Gradually, virtual assistants will be able to answer more sophisticated questions. For example, a six-month cash flow forecast based on the bank’s analysis of my accounts receivable and payable and its external macroeconomic forecasts. The “putting man on the moon” moment will be when a virtual assistant makes bespoke recommendations for responding to an alert.
For relationship managers, advanced AI will be increasingly embraced as a partner, increasing their productivity while making their jobs more interesting. They will be able to be more proactive in customer service when provided “next best action” recommendations based on analysis of a customer’s transaction behavior, customer communications, and external information and news.
“For relationship managers, advanced AI will be increasingly embraced as a partner, increasing their productivity while making their jobs more interesting.”
Machine learning and natural language understanding are enabling sentiment analysis of the customer as well as of external news sources. For example, it could detect customer dissatisfaction during his last call to the service center, which could trigger an outreach by the relationship manager. Or it could perceive a negative outlook for a customer’s business made by an analyst, which could trigger a review of the customer’s loans outstanding.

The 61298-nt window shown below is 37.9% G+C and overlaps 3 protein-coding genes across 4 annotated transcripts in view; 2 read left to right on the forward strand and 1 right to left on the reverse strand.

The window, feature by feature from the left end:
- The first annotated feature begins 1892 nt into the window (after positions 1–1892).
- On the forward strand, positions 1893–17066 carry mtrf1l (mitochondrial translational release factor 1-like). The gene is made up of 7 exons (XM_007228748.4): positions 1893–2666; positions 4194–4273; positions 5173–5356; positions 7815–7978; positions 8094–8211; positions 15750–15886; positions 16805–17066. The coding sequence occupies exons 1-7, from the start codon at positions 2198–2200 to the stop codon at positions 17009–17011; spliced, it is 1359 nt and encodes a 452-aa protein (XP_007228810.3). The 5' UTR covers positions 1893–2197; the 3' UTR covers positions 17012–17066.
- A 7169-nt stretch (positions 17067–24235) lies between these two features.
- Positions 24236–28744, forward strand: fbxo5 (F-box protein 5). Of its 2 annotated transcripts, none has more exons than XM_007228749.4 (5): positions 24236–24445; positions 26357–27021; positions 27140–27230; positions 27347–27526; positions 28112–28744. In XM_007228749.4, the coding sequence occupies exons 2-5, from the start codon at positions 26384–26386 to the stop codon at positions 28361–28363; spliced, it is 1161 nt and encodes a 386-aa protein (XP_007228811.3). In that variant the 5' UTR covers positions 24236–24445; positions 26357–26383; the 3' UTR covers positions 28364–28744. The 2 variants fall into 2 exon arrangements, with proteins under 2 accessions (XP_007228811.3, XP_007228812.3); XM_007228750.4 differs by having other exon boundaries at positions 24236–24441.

Relationship managers will share their desktops with their own virtual assistant, enabling them to delegate basics tasks. The concept of humans and machines working side by side has already been realized in compliance and fraud operations in which humans can review the work done by AI and focus on the cases that AI cannot resolve and through their actions train the machine.
Moonshot will become a reality only if critical prerequisites are in place. Successful adoption of AI rests on much more than the technology. Banks which want to break barriers must have in place a transformation-driven leadership which embraces new paradigms based on assumptions about the future rather than the facts of the past, a collaborative alchemy across the business-side, data science, IT, and compliance, an enterprise-wide AI initiatives team which ensures synergy and transparency, modern data infrastructure, and strong model governance and explainable AI to ensure ethical behavior, privacy, and robust permissions.
“Successful adoption of AI rests on much more than the technology.”
Implementing AI requires the vision, patience, perseverance, and collaboration of an Apollo mission team. Excelling in AI requires the fortitude and confidence of an astronaut. Banks that succeed in building the cognitive corporate bank will have braved going beyond the boundaries of traditional processes and embracing new paradigms, such as, using a cloud-hosted environment and letting machines do some of the talking.
As bankers explore the potential of AI, they should keep in mind what the famous pilot Chuck Yeager once said: “You don’t concentrate on risks. You concentrate on results.”